Sachets of aromatic herbs, such as the classic bouquet garni of thyme, parsley, and bay leaves, add flavor to simmering soups, stews, stocks, and braises. But fishing these cheesecloth bundles out of the pot can be difficult. The next time you use one of the herb packets, tie a length of butcher's twine to the sachet, and then tie the loose end to one of the pot's handles. (Be sure the twine stays clear of the burner.) When the time comes, the bouquet garni will be easy to retrieve and remove.
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Wrap a hot dog with dough, and adhere seam with beaten egg. Refrigerate for 20 minutes. Brush with egg. Slice into bite-size pieces. Transfer to a baking sheet, and bake at 400 degrees until golden, about 15 minutes. Serve with mustard.
SourceMartha Stewart Living, June 2010
Martha answers Joan Cusack's questions about making gravy with a smooth consistency for Thanksgiving.
For complete step-by-step instructions, see our how-to: Making Perfect Turkey Gravy
SourceThe Martha Stewart Show, November 2009
Leftover dessert doubles as guest favors when packaged in boxes that are as pretty as, well, pie. Photocopy template at 400 percent; trace onto card stock. Cut out the image with scallop scissors along scalloped edges and regular scissors on solid lines. With a straightedge and a bone folder, score paper along dotted lines. Fold along scored lines, and secure tabs with double-sided tape. Line box with parchment paper, place a slice inside, and tie on a tag.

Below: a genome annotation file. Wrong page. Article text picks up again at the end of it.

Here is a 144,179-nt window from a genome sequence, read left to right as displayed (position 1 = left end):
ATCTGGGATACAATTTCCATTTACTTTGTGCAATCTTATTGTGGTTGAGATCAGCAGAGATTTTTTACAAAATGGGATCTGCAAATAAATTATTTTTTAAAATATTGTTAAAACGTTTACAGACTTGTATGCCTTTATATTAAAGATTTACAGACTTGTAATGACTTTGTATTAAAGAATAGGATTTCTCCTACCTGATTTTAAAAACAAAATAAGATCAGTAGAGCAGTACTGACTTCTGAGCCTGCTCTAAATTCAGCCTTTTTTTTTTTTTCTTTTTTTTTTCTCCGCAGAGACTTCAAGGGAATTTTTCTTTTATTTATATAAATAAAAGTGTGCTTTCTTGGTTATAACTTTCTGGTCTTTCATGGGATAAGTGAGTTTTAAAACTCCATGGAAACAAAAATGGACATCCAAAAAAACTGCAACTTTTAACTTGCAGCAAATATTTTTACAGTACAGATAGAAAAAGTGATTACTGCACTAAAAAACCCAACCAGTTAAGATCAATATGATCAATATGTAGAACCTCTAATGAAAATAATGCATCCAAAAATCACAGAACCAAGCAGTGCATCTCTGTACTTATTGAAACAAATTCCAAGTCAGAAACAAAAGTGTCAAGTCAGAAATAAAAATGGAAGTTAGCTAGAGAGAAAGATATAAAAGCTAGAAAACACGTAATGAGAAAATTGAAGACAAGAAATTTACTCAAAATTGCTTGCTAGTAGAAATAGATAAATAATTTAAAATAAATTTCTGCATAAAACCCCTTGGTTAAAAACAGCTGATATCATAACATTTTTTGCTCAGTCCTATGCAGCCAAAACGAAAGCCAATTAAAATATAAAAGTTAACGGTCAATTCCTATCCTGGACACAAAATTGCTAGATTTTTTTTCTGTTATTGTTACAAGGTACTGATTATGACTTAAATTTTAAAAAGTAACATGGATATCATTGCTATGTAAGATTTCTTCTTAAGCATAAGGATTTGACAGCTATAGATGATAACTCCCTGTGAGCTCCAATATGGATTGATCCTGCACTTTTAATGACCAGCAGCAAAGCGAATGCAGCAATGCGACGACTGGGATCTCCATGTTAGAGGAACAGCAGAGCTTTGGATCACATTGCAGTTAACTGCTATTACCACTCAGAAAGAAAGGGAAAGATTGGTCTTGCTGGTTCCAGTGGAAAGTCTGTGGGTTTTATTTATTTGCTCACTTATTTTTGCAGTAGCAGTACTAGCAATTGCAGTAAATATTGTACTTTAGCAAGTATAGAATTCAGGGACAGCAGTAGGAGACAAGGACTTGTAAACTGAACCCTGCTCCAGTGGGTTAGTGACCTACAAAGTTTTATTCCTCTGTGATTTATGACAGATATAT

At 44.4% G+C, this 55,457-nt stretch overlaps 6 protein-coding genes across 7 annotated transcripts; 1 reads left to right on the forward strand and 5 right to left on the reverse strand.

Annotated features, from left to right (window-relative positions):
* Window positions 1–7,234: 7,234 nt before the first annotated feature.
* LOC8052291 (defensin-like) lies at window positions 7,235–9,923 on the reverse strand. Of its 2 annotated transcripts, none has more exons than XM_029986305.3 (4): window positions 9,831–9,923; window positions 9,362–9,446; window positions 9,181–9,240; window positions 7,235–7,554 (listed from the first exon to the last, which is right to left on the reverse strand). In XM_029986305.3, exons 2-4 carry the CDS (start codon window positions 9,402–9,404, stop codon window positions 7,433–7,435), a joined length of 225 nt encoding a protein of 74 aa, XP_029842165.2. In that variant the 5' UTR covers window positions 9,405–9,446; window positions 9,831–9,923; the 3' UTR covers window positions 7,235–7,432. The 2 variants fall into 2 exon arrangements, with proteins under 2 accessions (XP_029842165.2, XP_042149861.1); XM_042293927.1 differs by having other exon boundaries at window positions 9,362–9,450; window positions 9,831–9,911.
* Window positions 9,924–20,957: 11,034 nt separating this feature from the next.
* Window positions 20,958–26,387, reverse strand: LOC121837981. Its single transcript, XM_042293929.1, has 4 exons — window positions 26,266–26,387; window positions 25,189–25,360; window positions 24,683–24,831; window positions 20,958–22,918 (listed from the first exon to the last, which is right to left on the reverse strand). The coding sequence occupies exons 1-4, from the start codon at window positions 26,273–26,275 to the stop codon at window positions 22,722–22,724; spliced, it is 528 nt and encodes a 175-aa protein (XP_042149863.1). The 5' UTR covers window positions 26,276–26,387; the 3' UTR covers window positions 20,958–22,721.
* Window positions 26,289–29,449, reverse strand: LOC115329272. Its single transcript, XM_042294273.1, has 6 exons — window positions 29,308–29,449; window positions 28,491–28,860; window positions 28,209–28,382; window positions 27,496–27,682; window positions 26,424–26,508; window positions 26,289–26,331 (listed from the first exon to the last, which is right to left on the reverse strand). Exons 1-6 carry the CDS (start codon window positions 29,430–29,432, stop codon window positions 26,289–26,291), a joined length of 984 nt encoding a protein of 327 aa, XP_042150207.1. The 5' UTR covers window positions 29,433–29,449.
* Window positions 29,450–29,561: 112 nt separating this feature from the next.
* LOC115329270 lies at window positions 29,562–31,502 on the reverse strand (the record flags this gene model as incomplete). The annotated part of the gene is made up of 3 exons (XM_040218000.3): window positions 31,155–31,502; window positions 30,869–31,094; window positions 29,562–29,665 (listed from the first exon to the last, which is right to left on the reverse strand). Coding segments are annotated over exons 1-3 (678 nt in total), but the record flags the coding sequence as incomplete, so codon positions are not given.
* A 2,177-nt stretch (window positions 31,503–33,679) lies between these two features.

SourceMartha Stewart Living, November 2007
Mint-packed mojitos and juleps might be the most famous examples, but all kinds of cocktails will perk up when herbs are added to the mix. Muddling is the key to extracting the herbs' flavors and fragrant oils, done with a traditional bar tool similar to a mortar and pestle but gentler on delicate leaves, or the end of a wooden spoon. Here are four herbalicious drinks from our test kitchen.
SourceMartha Stewart Living, March 2011
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